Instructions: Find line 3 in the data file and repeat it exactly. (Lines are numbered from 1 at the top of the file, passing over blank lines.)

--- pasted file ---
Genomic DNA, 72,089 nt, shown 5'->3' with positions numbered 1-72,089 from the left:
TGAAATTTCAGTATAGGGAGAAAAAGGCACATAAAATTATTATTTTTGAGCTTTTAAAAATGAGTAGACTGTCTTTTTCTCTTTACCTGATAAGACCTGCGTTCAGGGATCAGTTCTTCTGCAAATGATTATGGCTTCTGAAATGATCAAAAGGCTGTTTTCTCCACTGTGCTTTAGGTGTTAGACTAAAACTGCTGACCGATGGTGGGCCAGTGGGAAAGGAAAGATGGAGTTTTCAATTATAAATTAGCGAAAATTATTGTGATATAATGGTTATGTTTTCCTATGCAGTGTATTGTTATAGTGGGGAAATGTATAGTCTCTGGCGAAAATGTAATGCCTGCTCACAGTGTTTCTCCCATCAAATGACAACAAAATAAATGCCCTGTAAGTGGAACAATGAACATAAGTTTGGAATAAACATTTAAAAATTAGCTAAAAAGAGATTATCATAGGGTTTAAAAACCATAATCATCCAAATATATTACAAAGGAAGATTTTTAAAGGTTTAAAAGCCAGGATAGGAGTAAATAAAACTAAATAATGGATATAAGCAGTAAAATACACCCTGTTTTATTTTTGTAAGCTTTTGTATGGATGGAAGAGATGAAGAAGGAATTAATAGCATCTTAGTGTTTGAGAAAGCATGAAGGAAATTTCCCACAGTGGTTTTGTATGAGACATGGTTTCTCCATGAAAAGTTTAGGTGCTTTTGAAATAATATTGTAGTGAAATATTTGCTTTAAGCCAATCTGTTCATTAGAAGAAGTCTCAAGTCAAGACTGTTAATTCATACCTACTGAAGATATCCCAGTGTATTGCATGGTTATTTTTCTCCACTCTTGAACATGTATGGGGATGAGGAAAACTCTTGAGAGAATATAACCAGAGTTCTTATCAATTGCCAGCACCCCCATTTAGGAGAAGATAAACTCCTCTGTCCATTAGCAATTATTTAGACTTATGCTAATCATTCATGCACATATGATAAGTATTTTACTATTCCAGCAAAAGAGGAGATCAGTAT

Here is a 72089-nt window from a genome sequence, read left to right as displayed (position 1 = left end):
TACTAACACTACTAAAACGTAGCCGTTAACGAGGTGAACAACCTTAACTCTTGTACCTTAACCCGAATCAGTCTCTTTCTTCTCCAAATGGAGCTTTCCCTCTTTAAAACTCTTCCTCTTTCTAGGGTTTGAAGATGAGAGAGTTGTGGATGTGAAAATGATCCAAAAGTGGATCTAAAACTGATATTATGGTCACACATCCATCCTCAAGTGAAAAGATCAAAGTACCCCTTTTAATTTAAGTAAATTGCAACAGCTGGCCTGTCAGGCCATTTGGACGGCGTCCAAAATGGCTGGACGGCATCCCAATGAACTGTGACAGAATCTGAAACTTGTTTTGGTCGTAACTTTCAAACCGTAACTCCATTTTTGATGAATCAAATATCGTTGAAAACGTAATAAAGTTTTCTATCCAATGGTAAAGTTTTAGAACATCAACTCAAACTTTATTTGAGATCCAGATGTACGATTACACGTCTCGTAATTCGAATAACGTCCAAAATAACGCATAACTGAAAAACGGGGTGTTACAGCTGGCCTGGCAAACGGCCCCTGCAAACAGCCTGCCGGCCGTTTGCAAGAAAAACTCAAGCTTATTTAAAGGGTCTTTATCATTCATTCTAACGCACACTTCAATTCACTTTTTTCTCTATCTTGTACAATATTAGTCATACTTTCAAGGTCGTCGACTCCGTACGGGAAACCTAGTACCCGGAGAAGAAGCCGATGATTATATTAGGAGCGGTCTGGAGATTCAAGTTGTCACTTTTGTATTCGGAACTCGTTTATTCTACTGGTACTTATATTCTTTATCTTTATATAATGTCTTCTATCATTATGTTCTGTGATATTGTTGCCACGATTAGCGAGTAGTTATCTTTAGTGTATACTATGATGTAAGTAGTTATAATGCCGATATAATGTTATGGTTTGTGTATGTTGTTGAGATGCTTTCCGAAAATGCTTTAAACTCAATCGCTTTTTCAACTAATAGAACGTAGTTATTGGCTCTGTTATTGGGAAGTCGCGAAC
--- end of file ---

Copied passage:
Here is a 72089-nt window from a genome sequence, read left to right as displayed (position 1 = left end):